I happen to think Wentz should be a little higher on this list, and it's worth pointing out that by the end of this season, Wentz could easily climb back to the top of this list. But if you're going off what he did last season, albeit while hampered by injury, this isn't that far off. 

Nelly on the block

Bo Wulf | The Athletic

Last week, our own Jimmy Kempski wrote about the possibility of Nelson Agholor being on the trade block, which makes sense considering he's owed $9.4 million against the cap this season, and the Eagles wouldn't have to pay any dead money should they decide to move on from the wideout four years after drafting him in the first round. 

Bo Wulf of The Athletic laid out the four options facing Howie Roseman and the Eagles, and he doesn't believe the Birds will let Agholor enter the 2019 season making his full $9.4 million. 

It’s unfair to judge anyone’s character from the outside based on a smattering of forced interactions. But the Eagles have had Agholor in their building for four seasons and have a full understanding of his fit in the locker room. They know the person and they know the player. Now, they have to decide what he’s worth.

Basically, the Eagles have four options. They can do nothing and let Agholor enter 2019 on his $9.4-million option. That seems unlikely. They can come to terms with Agholor on a multi-year extension that lowers his 2019 cap hit and better reflects his status as a third or fourth option in the passing game. They can release him, which would clear the full $9.4 million off their cap at no penalty. It would also mean Braxton Miller, who loitered on the team’s practice squad all season, would be the second-most accomplished receiver on the roster with his 261 career receiving yards. The Eagles could also dangle Agholor as trade bait for draft-pick compensation or a player in return.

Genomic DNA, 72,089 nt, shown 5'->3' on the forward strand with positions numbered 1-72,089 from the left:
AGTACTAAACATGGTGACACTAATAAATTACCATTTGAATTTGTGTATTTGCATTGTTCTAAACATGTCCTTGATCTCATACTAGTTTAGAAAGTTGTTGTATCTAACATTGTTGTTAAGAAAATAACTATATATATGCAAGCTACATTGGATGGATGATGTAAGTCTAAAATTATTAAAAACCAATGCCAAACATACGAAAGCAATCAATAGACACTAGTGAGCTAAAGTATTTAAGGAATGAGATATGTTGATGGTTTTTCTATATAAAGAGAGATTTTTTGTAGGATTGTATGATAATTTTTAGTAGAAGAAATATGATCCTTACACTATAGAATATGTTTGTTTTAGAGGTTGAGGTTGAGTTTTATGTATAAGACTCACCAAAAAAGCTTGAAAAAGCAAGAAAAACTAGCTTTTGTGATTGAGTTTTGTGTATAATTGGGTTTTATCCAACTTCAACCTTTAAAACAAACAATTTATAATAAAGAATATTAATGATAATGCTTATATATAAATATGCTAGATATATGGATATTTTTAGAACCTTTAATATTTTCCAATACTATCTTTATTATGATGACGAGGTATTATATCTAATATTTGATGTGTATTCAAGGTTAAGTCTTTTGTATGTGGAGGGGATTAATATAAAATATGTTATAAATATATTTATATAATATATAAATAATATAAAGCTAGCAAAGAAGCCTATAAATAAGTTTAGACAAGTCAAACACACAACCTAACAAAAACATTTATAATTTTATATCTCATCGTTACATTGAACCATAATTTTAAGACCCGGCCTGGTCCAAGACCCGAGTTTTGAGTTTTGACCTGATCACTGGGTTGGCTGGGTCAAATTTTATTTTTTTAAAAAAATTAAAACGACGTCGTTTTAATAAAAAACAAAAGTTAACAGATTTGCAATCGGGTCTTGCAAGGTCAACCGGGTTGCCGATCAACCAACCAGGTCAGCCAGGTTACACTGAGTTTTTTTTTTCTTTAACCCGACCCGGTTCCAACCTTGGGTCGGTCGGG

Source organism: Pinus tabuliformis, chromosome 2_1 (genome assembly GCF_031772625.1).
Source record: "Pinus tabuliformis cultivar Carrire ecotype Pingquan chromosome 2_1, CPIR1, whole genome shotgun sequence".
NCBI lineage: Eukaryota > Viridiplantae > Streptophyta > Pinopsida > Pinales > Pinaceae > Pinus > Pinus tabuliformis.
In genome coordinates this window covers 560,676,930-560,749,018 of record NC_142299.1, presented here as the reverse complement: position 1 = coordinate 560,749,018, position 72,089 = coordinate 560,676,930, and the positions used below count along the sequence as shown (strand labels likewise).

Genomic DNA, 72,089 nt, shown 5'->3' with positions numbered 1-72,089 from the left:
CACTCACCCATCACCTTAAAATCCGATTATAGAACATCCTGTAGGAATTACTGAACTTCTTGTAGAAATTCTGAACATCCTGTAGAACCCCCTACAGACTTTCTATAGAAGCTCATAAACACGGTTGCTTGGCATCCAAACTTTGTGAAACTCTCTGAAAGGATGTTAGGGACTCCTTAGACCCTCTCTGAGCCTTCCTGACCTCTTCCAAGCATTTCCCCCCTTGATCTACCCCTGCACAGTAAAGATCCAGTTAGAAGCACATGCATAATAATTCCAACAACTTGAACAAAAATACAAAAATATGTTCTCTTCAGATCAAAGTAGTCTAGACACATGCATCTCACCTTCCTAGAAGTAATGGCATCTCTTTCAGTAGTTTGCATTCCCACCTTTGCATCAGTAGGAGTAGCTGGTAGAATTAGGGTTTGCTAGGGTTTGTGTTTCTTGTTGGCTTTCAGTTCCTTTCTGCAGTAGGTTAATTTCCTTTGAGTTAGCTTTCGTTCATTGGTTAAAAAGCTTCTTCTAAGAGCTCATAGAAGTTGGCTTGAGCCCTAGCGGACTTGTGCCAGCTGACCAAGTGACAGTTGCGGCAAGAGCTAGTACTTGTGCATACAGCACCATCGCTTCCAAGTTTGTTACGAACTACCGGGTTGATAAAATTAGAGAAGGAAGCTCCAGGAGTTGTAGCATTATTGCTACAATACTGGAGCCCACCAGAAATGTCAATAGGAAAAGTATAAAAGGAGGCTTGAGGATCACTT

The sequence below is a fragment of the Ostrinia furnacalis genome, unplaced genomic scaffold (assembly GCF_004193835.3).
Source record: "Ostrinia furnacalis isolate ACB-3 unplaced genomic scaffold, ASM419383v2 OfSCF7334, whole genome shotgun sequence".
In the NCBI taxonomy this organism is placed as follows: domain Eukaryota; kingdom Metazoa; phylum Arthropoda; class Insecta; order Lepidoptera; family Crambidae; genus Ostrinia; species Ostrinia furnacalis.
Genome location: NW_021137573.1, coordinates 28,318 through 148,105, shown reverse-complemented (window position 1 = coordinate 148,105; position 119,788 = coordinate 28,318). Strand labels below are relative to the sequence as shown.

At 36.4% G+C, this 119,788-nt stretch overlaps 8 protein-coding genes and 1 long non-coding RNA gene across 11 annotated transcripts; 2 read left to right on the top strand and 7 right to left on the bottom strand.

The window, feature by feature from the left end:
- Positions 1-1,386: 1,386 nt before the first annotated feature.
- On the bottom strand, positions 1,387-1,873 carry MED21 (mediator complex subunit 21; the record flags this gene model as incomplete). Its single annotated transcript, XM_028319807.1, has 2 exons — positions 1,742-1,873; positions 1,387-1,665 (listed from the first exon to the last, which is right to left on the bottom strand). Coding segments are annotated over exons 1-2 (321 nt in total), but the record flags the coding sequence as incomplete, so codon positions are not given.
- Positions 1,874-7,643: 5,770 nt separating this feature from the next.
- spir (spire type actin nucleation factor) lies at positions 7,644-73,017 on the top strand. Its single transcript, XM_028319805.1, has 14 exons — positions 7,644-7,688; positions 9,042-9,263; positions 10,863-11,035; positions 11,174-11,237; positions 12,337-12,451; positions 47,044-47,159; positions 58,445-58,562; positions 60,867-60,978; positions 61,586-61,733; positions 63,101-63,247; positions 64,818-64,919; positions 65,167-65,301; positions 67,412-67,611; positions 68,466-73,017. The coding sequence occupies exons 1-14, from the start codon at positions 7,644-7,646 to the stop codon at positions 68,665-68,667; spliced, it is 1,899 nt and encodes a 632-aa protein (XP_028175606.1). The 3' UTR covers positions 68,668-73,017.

Whatever the decision is, we’re about to find out what the Eagles really think of him.  []

More money talk

Dave Zangaro | NBC Sports Philadelphia

Earlier this week, the Eagles signed guard Isaac Seumalo to a three-year extension. According to Dave Zangaro of NBC Sports Philadelphia, that extension won't change Seumalo's $749,000 base salary (and $1,739,966 cap hit) this season. The deal came with a $4 million bonus and will cost the Eagles about $4 million against the cap in 2020, just over $5 million in 2021, and nearly $6 million in 2022 (a team option year). 

And by the time the deal is done, Zangaro thinks it could be a relatively team-friendly deal for the Birds. 

This is a decent deal for a player who just became a real starter last season. But it could also become a really good deal for the Eagles if Seumalo continues to improve. ...

His APY (average per year) during the three-year extension is $5.626 million. There are 27 guards in the NFL with an APY higher than that, so if Seumalo continues to develop over the course of this contract extension, the Eagles might end up with a bargain deal. And if he doesn’t look good in 2019, they can get out of the extension a year early, after the 2021 season. 

This seems like a contract from the Joe Banner School of Contracts. Lock down a young player a year before his deal is up in an attempt to gain some extra value. There’s some projection involved, but Seumalo was probably thrilled to get that $4 million signing bonus in his pocket and the Eagles will be thrilled if he continues to get better, eventually making his deal a bargain.  []